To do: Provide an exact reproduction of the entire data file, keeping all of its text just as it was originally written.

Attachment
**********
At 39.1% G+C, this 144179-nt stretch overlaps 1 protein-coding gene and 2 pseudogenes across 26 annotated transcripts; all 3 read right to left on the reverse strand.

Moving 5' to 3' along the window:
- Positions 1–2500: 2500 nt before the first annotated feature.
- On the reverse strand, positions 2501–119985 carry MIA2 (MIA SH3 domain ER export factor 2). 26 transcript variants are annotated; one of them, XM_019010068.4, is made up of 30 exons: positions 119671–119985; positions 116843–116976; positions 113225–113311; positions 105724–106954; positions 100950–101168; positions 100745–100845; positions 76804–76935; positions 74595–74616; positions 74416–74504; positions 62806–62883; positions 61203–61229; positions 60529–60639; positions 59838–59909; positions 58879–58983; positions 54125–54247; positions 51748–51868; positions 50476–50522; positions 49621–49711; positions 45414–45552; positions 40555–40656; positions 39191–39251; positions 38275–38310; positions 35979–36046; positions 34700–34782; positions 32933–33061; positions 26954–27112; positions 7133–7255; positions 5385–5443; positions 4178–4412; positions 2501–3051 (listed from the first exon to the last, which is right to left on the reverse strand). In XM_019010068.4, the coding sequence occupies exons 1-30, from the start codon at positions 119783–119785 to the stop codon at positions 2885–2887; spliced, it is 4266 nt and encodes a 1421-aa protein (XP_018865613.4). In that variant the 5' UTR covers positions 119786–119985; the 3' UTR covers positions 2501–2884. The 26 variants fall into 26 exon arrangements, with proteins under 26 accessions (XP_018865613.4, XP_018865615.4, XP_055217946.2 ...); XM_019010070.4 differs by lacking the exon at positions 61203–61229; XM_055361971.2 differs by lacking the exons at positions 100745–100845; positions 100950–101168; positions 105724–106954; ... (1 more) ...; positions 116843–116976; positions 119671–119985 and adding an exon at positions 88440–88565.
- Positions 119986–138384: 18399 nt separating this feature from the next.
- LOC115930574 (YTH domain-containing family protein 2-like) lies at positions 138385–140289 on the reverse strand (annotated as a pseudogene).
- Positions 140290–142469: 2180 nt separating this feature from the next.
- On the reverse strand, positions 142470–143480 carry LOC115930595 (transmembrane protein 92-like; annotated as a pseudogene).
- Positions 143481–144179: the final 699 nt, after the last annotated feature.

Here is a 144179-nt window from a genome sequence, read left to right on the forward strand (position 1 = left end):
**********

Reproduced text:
At 39.1% G+C, this 144179-nt stretch overlaps 1 protein-coding gene and 2 pseudogenes across 26 annotated transcripts; all 3 read right to left on the reverse strand.

Moving 5' to 3' along the window:
- Positions 1–2500: 2500 nt before the first annotated feature.
- On the reverse strand, positions 2501–119985 carry MIA2 (MIA SH3 domain ER export factor 2). 26 transcript variants are annotated; one of them, XM_019010068.4, is made up of 30 exons: positions 119671–119985; positions 116843–116976; positions 113225–113311; positions 105724–106954; positions 100950–101168; positions 100745–100845; positions 76804–76935; positions 74595–74616; positions 74416–74504; positions 62806–62883; positions 61203–61229; positions 60529–60639; positions 59838–59909; positions 58879–58983; positions 54125–54247; positions 51748–51868; positions 50476–50522; positions 49621–49711; positions 45414–45552; positions 40555–40656; positions 39191–39251; positions 38275–38310; positions 35979–36046; positions 34700–34782; positions 32933–33061; positions 26954–27112; positions 7133–7255; positions 5385–5443; positions 4178–4412; positions 2501–3051 (listed from the first exon to the last, which is right to left on the reverse strand). In XM_019010068.4, the coding sequence occupies exons 1-30, from the start codon at positions 119783–119785 to the stop codon at positions 2885–2887; spliced, it is 4266 nt and encodes a 1421-aa protein (XP_018865613.4). In that variant the 5' UTR covers positions 119786–119985; the 3' UTR covers positions 2501–2884. The 26 variants fall into 26 exon arrangements, with proteins under 26 accessions (XP_018865613.4, XP_018865615.4, XP_055217946.2 ...); XM_019010070.4 differs by lacking the exon at positions 61203–61229; XM_055361971.2 differs by lacking the exons at positions 100745–100845; positions 100950–101168; positions 105724–106954; ... (1 more) ...; positions 116843–116976; positions 119671–119985 and adding an exon at positions 88440–88565.
- Positions 119986–138384: 18399 nt separating this feature from the next.
- LOC115930574 (YTH domain-containing family protein 2-like) lies at positions 138385–140289 on the reverse strand (annotated as a pseudogene).
- Positions 140290–142469: 2180 nt separating this feature from the next.
- On the reverse strand, positions 142470–143480 carry LOC115930595 (transmembrane protein 92-like; annotated as a pseudogene).
- Positions 143481–144179: the final 699 nt, after the last annotated feature.

Here is a 144179-nt window from a genome sequence, read left to right on the forward strand (position 1 = left end):